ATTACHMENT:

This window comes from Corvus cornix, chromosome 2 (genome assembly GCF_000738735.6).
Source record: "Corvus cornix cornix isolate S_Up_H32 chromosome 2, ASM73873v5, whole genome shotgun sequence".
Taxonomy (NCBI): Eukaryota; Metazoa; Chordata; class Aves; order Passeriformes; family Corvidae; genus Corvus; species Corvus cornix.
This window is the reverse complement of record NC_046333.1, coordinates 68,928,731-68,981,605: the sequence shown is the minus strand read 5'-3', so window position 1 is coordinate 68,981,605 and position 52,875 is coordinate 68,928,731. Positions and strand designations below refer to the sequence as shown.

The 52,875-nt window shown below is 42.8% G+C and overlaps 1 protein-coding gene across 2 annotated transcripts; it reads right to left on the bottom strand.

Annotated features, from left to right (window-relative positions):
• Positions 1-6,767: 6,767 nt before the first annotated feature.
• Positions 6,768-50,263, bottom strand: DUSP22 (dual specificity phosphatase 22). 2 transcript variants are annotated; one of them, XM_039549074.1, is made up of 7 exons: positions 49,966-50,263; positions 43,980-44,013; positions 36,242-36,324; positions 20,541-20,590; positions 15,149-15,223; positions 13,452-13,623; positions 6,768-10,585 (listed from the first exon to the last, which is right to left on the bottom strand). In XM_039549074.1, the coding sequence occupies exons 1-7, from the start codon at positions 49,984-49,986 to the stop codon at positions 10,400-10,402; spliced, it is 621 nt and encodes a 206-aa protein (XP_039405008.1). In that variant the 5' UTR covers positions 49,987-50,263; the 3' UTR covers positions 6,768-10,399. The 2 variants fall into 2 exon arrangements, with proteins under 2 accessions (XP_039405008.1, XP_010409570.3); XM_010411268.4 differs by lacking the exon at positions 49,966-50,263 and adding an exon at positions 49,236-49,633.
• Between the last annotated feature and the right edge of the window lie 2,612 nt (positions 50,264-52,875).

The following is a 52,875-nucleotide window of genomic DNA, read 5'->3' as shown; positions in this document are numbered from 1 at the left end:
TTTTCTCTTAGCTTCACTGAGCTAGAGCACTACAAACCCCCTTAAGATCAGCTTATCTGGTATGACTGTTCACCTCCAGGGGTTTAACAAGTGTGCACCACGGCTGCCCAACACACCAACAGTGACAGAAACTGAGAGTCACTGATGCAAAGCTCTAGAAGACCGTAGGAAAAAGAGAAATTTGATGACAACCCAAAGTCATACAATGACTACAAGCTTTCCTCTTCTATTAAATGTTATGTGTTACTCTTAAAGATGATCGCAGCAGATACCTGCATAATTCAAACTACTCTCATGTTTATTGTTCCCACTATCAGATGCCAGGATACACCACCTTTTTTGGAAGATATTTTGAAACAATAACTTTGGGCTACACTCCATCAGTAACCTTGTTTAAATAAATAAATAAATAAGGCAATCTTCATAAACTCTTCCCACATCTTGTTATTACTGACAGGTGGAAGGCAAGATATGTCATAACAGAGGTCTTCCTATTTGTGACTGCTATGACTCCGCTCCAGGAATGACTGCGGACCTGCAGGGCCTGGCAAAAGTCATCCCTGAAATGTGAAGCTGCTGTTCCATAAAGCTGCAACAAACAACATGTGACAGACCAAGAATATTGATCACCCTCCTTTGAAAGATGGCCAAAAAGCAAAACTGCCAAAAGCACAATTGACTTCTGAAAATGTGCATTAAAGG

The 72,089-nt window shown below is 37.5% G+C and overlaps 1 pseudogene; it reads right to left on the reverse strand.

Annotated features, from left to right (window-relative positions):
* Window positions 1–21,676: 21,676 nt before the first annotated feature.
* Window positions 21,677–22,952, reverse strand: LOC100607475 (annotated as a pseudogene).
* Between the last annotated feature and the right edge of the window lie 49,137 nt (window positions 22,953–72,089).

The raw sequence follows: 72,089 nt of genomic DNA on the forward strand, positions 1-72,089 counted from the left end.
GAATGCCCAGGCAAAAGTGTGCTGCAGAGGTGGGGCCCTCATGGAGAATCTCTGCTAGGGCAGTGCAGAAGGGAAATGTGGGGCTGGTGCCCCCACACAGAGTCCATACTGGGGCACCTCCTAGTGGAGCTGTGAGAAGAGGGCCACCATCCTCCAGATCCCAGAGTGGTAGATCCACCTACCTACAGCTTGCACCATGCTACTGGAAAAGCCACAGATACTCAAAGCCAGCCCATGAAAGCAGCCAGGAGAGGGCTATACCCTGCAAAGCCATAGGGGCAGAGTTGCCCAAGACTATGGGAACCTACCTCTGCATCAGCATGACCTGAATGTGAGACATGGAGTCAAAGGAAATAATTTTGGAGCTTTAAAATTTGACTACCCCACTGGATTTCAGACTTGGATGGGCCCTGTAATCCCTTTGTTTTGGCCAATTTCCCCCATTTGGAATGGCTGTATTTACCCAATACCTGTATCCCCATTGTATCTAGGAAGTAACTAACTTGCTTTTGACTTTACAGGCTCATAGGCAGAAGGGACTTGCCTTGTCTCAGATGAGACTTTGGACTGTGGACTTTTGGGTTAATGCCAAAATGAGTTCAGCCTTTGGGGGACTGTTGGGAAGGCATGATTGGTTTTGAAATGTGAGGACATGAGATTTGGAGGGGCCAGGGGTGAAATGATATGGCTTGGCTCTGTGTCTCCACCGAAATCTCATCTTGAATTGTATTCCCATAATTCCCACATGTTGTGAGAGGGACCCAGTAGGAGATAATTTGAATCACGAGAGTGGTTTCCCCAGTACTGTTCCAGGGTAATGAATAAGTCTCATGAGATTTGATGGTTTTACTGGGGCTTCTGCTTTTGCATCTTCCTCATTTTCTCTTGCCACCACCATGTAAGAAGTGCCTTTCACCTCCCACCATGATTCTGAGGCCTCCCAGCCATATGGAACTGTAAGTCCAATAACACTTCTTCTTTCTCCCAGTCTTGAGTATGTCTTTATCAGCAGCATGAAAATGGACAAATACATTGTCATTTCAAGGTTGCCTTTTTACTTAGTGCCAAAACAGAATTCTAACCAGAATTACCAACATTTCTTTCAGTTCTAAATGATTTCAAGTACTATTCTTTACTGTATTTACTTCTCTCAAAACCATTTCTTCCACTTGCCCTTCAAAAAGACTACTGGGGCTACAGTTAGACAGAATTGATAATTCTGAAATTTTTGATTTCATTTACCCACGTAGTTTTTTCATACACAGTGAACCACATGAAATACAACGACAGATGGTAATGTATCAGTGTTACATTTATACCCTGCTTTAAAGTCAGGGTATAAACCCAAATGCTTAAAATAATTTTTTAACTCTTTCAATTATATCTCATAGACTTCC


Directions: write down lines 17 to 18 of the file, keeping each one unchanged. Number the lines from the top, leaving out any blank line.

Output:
The raw sequence follows: 72,089 nt of genomic DNA on the forward strand, positions 1-72,089 counted from the left end.
GAATGCCCAGGCAAAAGTGTGCTGCAGAGGTGGGGCCCTCATGGAGAATCTCTGCTAGGGCAGTGCAGAAGGGAAATGTGGGGCTGGTGCCCCCACACAGAGTCCATACTGGGGCACCTCCTAGTGGAGCTGTGAGAAGAGGGCCACCATCCTCCAGATCCCAGAGTGGTAGATCCACCTACCTACAGCTTGCACCATGCTACTGGAAAAGCCACAGATACTCAAAGCCAGCCCATGAAAGCAGCCAGGAGAGGGCTATACCCTGCAAAGCCATAGGGGCAGAGTTGCCCAAGACTATGGGAACCTACCTCTGCATCAGCATGACCTGAATGTGAGACATGGAGTCAAAGGAAATAATTTTGGAGCTTTAAAATTTGACTACCCCACTGGATTTCAGACTTGGATGGGCCCTGTAATCCCTTTGTTTTGGCCAATTTCCCCCATTTGGAATGGCTGTATTTACCCAATACCTGTATCCCCATTGTATCTAGGAAGTAACTAACTTGCTTTTGACTTTACAGGCTCATAGGCAGAAGGGACTTGCCTTGTCTCAGATGAGACTTTGGACTGTGGACTTTTGGGTTAATGCCAAAATGAGTTCAGCCTTTGGGGGACTGTTGGGAAGGCATGATTGGTTTTGAAATGTGAGGACATGAGATTTGGAGGGGCCAGGGGTGAAATGATATGGCTTGGCTCTGTGTCTCCACCGAAATCTCATCTTGAATTGTATTCCCATAATTCCCACATGTTGTGAGAGGGACCCAGTAGGAGATAATTTGAATCACGAGAGTGGTTTCCCCAGTACTGTTCCAGGGTAATGAATAAGTCTCATGAGATTTGATGGTTTTACTGGGGCTTCTGCTTTTGCATCTTCCTCATTTTCTCTTGCCACCACCATGTAAGAAGTGCCTTTCACCTCCCACCATGATTCTGAGGCCTCCCAGCCATATGGAACTGTAAGTCCAATAACACTTCTTCTTTCTCCCAGTCTTGAGTATGTCTTTATCAGCAGCATGAAAATGGACAAATACATTGTCATTTCAAGGTTGCCTTTTTACTTAGTGCCAAAACAGAATTCTAACCAGAATTACCAACATTTCTTTCAGTTCTAAATGATTTCAAGTACTATTCTTTACTGTATTTACTTCTCTCAAAACCATTTCTTCCACTTGCCCTTCAAAAAGACTACTGGGGCTACAGTTAGACAGAATTGATAATTCTGAAATTTTTGATTTCATTTACCCACGTAGTTTTTTCATACACAGTGAACCACATGAAATACAACGACAGATGGTAATGTATCAGTGTTACATTTATACCCTGCTTTAAAGTCAGGGTATAAACCCAAATGCTTAAAATAATTTTTTAACTCTTTCAATTATATCTCATAGACTTCC